The biggest knock on this group is that Banogu and Campbell have three starts between them. Other than that, there is reason to be excited about this class. Ya-Sin looks like he will be a starter for years to come. Banogu produced 2.5 sacks and 11 tackles in limited action. Okereke was right behind Willis on the rookie tackle list with 65 and also forced two fumbles. Green, Barton and Patterson have yet to play in an NFL game.
Picks: DE Josh Allen (7), OT Jawaan Taylor (35), TE Josh Oliver (69), DB Quincy Williams (98), RB Ryquell Armstead (140), QB Gardner Minshew (178), DT Dontavius Russell (235)
Best pick: Gardner Minshew
Don’t get so caught up in Minshew’s mustache and persona that you forget he can really play. In 14 games, Minshew threw more touchdown passes than Offensive Rookie of the Year Kyler Murray did in 16 games. He averaged more passing yards per game than both Murray and Daniel Jones. Murray and Jones both threw 12 interceptions. Minshew threw six. He also won more games playing quarterback for the Jacksonville Jaguars than any other field general in his draft class.
Worst pick: Josh Oliver
Josh Oliver played in four games prior to being placed on injured reserve on Nov. 18, 2019. He started once and caught three passes for 15 yards. Oliver had surgery to repair a broken bone in his foot and was placed back on injured reserve on Aug. 20, 2020, ending his second season before it began.
This is not a deep group but that is of secondary importance when the top of the class seems to be excellent. Allen appeared in every game, registering 44 tackles, 10.5 sacks and two forced fumbles. Taylor played every offensive snap and Williams made eight starts. At the very least, Minshew is an average quarterback worth building around. Any team that hits on its first two picks and finds a quarterback in the sixth round is getting an A+.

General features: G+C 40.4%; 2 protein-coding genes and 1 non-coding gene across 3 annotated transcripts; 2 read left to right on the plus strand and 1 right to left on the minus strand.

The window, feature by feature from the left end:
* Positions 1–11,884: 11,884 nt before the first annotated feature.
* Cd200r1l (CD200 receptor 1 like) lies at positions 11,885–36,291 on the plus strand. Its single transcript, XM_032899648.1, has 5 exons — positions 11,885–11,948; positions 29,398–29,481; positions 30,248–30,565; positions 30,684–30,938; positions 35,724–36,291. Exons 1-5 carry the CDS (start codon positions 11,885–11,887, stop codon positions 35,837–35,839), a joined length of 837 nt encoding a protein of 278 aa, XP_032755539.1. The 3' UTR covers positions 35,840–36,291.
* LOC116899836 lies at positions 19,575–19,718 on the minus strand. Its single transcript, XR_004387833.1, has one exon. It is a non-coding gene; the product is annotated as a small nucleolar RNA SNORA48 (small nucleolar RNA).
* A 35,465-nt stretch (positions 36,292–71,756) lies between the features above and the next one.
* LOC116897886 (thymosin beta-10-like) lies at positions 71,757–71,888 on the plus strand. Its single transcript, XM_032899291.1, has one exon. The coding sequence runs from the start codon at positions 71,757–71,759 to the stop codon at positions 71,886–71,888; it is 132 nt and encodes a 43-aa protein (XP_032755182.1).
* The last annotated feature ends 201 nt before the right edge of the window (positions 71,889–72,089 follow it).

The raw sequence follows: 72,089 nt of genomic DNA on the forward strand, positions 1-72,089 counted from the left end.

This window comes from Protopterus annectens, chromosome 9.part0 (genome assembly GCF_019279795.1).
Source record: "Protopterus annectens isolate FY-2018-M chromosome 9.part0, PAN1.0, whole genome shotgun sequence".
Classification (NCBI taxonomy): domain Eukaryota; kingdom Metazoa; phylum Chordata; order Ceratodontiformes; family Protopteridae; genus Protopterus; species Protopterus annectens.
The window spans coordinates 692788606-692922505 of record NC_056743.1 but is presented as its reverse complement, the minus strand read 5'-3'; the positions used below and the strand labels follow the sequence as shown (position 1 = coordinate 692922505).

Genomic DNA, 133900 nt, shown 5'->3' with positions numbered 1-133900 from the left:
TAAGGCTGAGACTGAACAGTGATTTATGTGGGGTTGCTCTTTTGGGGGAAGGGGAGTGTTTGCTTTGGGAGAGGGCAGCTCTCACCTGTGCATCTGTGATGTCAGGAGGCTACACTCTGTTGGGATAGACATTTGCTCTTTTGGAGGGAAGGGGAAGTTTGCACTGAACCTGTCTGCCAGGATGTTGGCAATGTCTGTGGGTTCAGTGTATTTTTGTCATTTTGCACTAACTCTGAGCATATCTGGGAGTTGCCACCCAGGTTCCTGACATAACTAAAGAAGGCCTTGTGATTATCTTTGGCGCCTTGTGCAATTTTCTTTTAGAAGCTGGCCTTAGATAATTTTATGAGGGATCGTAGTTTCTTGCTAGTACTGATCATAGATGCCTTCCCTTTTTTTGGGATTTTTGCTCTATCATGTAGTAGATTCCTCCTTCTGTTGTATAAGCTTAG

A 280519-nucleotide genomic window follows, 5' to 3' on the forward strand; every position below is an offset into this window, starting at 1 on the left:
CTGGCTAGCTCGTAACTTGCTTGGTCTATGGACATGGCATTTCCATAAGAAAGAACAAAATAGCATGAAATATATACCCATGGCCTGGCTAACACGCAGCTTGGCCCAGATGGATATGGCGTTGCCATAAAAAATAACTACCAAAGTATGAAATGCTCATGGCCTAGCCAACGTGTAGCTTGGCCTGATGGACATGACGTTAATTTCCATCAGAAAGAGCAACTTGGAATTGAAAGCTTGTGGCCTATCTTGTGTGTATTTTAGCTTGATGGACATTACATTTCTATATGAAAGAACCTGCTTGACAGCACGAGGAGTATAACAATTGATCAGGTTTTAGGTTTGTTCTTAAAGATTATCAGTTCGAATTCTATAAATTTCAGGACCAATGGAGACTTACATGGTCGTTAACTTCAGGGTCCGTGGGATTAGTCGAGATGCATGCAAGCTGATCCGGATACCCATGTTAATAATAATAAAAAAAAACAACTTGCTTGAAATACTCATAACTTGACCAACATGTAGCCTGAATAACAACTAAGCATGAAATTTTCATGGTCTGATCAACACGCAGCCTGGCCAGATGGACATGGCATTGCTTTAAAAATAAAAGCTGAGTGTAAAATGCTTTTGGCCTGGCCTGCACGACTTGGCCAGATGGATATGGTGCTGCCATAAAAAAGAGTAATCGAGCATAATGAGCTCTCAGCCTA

Picks: DE Jeffrey Simmons (19), WR A.J. Brown (51), OG Nate Davis (82), DB Amani Hooker (116), LB D’Andre Walker (168), LB David Long (188)
Best pick: A.J. Brown
Brown was the lone rookie to top 1,000 receiving yards and tied for the most touchdown catches with eight. He played in every game, leading the Titans in receiving by 450 yards. It should not come as a surprise than Brown’s 52 receptions for 1,051 yards resulted in a spot on the All-Rookie team. He was far and away the most impressive wideout from the 2019 draft class in year one.
Worst pick: D’Andre Walker
The other five guys Tennessee selected played in at least nine contests in 2019 while Walker played in none. He went on injured reserve on Aug. 10, 2019, and was waived on Sept. 5, 2020 during final roster cuts. The Seahawks claimed Walker off waivers the following day. He made his NFL debut on Sept. 27, 2020, in a 38-31 win over the Cowboys.
Simmons was still recovering from a torn ACL at the beginning of his rookie campaign, so two sacks and 32 tackles in nine games is a more than respectable result. Davis started 12 times and made 13 appearances overall. Hooker registered 20 tackles and played in every game, contributing on both defense and special teams. Long saw action in 14 games, mostly on special teams. The Titans got the lovely combination of immediate impact and star potential with Simmons and Brown.
Click here to see the entire draft grades series.
Photo by Atlanta Falcons / Wikimedia Commons